A further benefit of Zeno trapping is its role in enhancing the 'duty cycle' efficiency with which the MS can analyze samples. By gathering and holding onto ions before they are released in a pulse toward the detector, the MS can operate at optimal efficiency and ensure thorough analysis of even trace amounts of ions.

The research team tested different methods with and without Zeno trapping enabled to analyze labeled metabolite isotopologues, both intact and fragmented. Their HILIC-Zeno MRM High-Resolution method proved superior in detecting isotopologues. It enhanced the signal for 13C-glutamate precursors by nearly five times and their fragments by almost eight times compared to the SWATH method. For 15N-glutamate, the increase was about seven times for precursors and over eight times for fragments.

By tracing the labeled atoms, we were able to reconstruct the cell-type and condition-specific pathways of glutathione metabolism in healthy and perturbed mid-brain neurons

Deciphering Glutathione's Role in Parkinson's

Huang's team used their method to investigate glutathione metabolism, vital for brain health and often implicated in Parkinson's disease. Using human-derived midbrain neurons as a Parkinson's model, they fed the cells 13C-glucose or 15N-glutamine. The study showed that these isotopes were integrated into glutathione's components, or its precursor metabolites including glutamate and glycine, both in placement and amount, confirming their role in glutathione synthesis.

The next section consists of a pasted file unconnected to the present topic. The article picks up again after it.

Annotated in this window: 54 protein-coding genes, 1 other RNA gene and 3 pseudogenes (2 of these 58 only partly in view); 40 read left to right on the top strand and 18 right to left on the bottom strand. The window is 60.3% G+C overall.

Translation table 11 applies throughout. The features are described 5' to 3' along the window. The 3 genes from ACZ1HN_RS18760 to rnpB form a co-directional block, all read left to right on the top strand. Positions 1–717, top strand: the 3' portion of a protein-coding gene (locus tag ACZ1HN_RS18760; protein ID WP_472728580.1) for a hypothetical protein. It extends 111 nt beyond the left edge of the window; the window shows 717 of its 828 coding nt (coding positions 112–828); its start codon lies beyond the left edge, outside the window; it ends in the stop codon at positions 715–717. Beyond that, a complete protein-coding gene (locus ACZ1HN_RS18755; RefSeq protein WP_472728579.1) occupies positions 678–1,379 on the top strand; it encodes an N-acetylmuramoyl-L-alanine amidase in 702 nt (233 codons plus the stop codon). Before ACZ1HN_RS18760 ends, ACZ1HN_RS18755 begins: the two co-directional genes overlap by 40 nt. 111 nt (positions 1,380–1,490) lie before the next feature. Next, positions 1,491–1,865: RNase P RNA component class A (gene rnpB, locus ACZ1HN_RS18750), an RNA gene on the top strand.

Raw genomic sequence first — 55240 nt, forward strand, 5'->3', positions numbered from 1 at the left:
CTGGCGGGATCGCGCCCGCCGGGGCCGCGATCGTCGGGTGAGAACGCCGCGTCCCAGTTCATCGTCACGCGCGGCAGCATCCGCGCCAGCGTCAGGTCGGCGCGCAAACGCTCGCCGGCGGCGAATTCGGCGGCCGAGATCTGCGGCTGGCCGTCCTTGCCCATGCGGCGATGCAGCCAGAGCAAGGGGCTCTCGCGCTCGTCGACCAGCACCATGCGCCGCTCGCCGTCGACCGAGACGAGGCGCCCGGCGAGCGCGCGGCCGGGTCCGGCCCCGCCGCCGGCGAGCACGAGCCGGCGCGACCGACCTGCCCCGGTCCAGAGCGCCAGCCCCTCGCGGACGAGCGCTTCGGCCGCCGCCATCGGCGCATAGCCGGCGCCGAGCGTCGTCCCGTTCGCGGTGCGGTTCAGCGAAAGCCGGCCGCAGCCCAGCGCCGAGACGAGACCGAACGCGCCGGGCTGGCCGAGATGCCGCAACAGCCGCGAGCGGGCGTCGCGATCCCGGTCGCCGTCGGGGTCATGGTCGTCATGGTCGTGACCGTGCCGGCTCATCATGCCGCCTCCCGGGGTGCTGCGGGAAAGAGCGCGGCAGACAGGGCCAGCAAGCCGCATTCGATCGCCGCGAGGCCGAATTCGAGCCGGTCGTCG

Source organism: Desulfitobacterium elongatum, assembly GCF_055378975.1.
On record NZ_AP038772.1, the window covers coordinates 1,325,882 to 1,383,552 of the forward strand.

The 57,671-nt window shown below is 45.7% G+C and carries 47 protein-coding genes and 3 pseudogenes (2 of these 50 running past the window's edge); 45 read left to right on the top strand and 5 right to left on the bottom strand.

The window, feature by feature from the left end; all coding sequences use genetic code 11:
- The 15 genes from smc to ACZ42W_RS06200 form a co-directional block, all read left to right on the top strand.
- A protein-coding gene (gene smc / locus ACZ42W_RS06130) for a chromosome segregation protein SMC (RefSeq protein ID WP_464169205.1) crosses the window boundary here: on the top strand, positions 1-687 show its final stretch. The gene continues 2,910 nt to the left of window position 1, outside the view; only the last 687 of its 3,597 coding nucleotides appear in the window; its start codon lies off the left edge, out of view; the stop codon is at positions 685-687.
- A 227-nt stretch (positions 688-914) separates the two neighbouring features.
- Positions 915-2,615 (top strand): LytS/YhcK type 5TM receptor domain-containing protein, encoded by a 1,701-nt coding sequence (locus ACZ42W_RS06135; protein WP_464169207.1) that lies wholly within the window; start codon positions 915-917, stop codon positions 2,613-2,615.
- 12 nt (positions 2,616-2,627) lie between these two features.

Researchers exposed the neuronal model to rotenone, a neurotoxin that induces symptoms similar to Parkinson's disease, to study changes in carbon and glutathione metabolism under neurodegenerative stress. Treatment with rotenone led to a marked decrease in both glutathione and its oxidized form, pointing to impaired production or maintenance and heightened risk of cellular damage. The results also suggest rotenone interferes with key enzymes needed for glutathione synthesis, worsening its decline.

Metabolic Breakthroughs Ahead

Huang's work sheds light on how rotenone impacts glutathione metabolism, deepening our grasp of environmental toxins in neurodegenerative diseases. She also proposes further possibilities for method improvements, such as triggering MS/MS events based on an intensity-dependent selection of precursor ions and thereby engaging more key metabolites over the pathway modulation as method targets.

“By tracing the labeled 13C and 15N atoms in the moieties of metabolite isotopologues, we were able to reconstruct the cell-type and condition-specific pathways of glutathione metabolism in healthy and perturbed mid-brain neurons,” explains Huang. “The quantitative isotopologue analysis greatly contributed to elucidating how glutathione metabolism regulation responds to rotenone perturbation, and this method holds potential for other pathways and reactions too.”

Discover more insights and details about this work by viewing the original webinar on Separation Science.

Adam Dickie is a science writer for Separation Science. He can be reached at

Joyee_100CLuojiao Huang
Metabolomics and Analytics Centre, Leiden Academic Centre for Drug Research, Leiden University, Leiden
Luojiao Huang studied Pharmacy for her bachelor’s and master's degrees, developing ambient mass spectrometry imaging methods for molecular pathological diagnosis of thyroid tumors. To explore new analytical possibilities for understanding disease mechanisms, she began her PhD research at Leiden University. Her project aims to characterize the metabolic dysregulation related to Parkinson's disease neurodegeneration. To address this, she uses high-throughput and quantitative metabolomics, assisted with stable isotope tracing, for studying in vitro neuronal models. She is also developing an automated data analysis pipeline for metabolic flux analysis to monitor metabolic network activity.